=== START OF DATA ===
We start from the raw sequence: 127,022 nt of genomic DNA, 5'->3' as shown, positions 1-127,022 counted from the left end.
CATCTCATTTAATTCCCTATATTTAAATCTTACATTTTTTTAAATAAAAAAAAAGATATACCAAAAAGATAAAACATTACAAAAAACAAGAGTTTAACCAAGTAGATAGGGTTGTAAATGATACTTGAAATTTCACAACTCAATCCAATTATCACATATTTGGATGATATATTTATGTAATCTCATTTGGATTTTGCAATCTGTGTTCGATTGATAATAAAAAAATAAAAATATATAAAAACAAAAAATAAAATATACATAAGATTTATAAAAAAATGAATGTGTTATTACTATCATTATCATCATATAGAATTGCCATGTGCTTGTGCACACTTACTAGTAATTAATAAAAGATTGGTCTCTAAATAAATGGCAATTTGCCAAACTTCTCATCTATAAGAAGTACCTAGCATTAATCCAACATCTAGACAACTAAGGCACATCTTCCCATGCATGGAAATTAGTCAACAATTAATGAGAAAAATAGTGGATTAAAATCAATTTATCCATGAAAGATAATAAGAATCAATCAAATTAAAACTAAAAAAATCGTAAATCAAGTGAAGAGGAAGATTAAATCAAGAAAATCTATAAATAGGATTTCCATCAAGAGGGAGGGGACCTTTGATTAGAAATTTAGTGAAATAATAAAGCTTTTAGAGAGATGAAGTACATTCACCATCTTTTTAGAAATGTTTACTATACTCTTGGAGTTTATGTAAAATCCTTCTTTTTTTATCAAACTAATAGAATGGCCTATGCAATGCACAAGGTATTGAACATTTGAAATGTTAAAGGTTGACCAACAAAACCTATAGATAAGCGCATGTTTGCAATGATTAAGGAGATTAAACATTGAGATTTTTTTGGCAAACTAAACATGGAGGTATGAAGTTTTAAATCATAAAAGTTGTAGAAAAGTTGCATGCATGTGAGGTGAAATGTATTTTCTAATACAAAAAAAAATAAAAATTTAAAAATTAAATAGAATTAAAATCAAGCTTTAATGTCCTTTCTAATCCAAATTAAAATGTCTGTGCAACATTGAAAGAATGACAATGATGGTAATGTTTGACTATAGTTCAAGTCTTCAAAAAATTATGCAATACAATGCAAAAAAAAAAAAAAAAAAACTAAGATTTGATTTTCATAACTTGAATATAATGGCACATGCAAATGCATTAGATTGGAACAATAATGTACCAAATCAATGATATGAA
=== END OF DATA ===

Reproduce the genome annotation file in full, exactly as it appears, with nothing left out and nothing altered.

We start from the raw sequence: 127,022 nt of genomic DNA, 5'->3' as shown, positions 1-127,022 counted from the left end.
CATCTCATTTAATTCCCTATATTTAAATCTTACATTTTTTTAAATAAAAAAAAAGATATACCAAAAAGATAAAACATTACAAAAAACAAGAGTTTAACCAAGTAGATAGGGTTGTAAATGATACTTGAAATTTCACAACTCAATCCAATTATCACATATTTGGATGATATATTTATGTAATCTCATTTGGATTTTGCAATCTGTGTTCGATTGATAATAAAAAAATAAAAATATATAAAAACAAAAAATAAAATATACATAAGATTTATAAAAAAATGAATGTGTTATTACTATCATTATCATCATATAGAATTGCCATGTGCTTGTGCACACTTACTAGTAATTAATAAAAGATTGGTCTCTAAATAAATGGCAATTTGCCAAACTTCTCATCTATAAGAAGTACCTAGCATTAATCCAACATCTAGACAACTAAGGCACATCTTCCCATGCATGGAAATTAGTCAACAATTAATGAGAAAAATAGTGGATTAAAATCAATTTATCCATGAAAGATAATAAGAATCAATCAAATTAAAACTAAAAAAATCGTAAATCAAGTGAAGAGGAAGATTAAATCAAGAAAATCTATAAATAGGATTTCCATCAAGAGGGAGGGGACCTTTGATTAGAAATTTAGTGAAATAATAAAGCTTTTAGAGAGATGAAGTACATTCACCATCTTTTTAGAAATGTTTACTATACTCTTGGAGTTTATGTAAAATCCTTCTTTTTTTATCAAACTAATAGAATGGCCTATGCAATGCACAAGGTATTGAACATTTGAAATGTTAAAGGTTGACCAACAAAACCTATAGATAAGCGCATGTTTGCAATGATTAAGGAGATTAAACATTGAGATTTTTTTGGCAAACTAAACATGGAGGTATGAAGTTTTAAATCATAAAAGTTGTAGAAAAGTTGCATGCATGTGAGGTGAAATGTATTTTCTAATACAAAAAAAAATAAAAATTTAAAAATTAAATAGAATTAAAATCAAGCTTTAATGTCCTTTCTAATCCAAATTAAAATGTCTGTGCAACATTGAAAGAATGACAATGATGGTAATGTTTGACTATAGTTCAAGTCTTCAAAAAATTATGCAATACAATGCAAAAAAAAAAAAAAAAAAACTAAGATTTGATTTTCATAACTTGAATATAATGGCACATGCAAATGCATTAGATTGGAACAATAATGTACCAAATCAATGATATGAA